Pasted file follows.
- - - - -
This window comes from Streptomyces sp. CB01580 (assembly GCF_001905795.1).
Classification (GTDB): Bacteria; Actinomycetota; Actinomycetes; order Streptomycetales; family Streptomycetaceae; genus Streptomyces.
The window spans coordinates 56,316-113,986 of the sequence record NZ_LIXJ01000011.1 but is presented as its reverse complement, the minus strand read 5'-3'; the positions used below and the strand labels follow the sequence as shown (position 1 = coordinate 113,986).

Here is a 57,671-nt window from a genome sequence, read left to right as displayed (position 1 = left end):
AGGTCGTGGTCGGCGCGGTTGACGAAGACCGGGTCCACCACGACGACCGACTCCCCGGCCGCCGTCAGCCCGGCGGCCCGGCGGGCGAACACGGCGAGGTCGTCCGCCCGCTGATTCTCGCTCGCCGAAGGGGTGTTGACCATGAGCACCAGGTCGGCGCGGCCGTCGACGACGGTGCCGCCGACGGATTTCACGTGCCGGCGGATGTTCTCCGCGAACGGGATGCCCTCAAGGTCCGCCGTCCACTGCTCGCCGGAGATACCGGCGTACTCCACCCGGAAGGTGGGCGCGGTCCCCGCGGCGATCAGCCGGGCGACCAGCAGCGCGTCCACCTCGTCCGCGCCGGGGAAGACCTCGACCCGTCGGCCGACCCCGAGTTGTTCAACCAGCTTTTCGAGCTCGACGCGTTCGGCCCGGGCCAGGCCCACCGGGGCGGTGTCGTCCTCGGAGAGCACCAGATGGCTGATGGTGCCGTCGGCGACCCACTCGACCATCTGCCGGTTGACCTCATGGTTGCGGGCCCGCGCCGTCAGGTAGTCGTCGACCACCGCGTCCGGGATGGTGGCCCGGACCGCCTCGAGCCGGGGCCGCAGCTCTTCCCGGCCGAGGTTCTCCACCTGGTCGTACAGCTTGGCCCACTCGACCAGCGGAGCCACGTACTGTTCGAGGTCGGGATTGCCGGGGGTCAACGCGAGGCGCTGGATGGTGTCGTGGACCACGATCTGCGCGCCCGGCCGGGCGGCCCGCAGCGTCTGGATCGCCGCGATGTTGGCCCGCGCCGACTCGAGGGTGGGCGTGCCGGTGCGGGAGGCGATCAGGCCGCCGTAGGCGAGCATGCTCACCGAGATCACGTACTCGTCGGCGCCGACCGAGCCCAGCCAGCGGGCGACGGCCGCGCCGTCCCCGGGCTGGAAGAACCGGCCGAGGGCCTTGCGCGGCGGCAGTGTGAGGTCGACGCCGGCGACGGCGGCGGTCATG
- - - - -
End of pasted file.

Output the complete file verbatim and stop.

This window comes from Streptomyces sp. CB01580 (assembly GCF_001905795.1).
Classification (GTDB): Bacteria; Actinomycetota; Actinomycetes; order Streptomycetales; family Streptomycetaceae; genus Streptomyces.
The window spans coordinates 56,316-113,986 of the sequence record NZ_LIXJ01000011.1 but is presented as its reverse complement, the minus strand read 5'-3'; the positions used below and the strand labels follow the sequence as shown (position 1 = coordinate 113,986).

Here is a 57,671-nt window from a genome sequence, read left to right as displayed (position 1 = left end):
AGGTCGTGGTCGGCGCGGTTGACGAAGACCGGGTCCACCACGACGACCGACTCCCCGGCCGCCGTCAGCCCGGCGGCCCGGCGGGCGAACACGGCGAGGTCGTCCGCCCGCTGATTCTCGCTCGCCGAAGGGGTGTTGACCATGAGCACCAGGTCGGCGCGGCCGTCGACGACGGTGCCGCCGACGGATTTCACGTGCCGGCGGATGTTCTCCGCGAACGGGATGCCCTCAAGGTCCGCCGTCCACTGCTCGCCGGAGATACCGGCGTACTCCACCCGGAAGGTGGGCGCGGTCCCCGCGGCGATCAGCCGGGCGACCAGCAGCGCGTCCACCTCGTCCGCGCCGGGGAAGACCTCGACCCGTCGGCCGACCCCGAGTTGTTCAACCAGCTTTTCGAGCTCGACGCGTTCGGCCCGGGCCAGGCCCACCGGGGCGGTGTCGTCCTCGGAGAGCACCAGATGGCTGATGGTGCCGTCGGCGACCCACTCGACCATCTGCCGGTTGACCTCATGGTTGCGGGCCCGCGCCGTCAGGTAGTCGTCGACCACCGCGTCCGGGATGGTGGCCCGGACCGCCTCGAGCCGGGGCCGCAGCTCTTCCCGGCCGAGGTTCTCCACCTGGTCGTACAGCTTGGCCCACTCGACCAGCGGAGCCACGTACTGTTCGAGGTCGGGATTGCCGGGGGTCAACGCGAGGCGCTGGATGGTGTCGTGGACCACGATCTGCGCGCCCGGCCGGGCGGCCCGCAGCGTCTGGATCGCCGCGATGTTGGCCCGCGCCGACTCGAGGGTGGGCGTGCCGGTGCGGGAGGCGATCAGGCCGCCGTAGGCGAGCATGCTCACCGAGATCACGTACTCGTCGGCGCCGACCGAGCCCAGCCAGCGGGCGACGGCCGCGCCGTCCCCGGGCTGGAAGAACCGGCCGAGGGCCTTGCGCGGCGGCAGTGTGAGGTCGACGCCGGCGACGGCGGCGGTCATG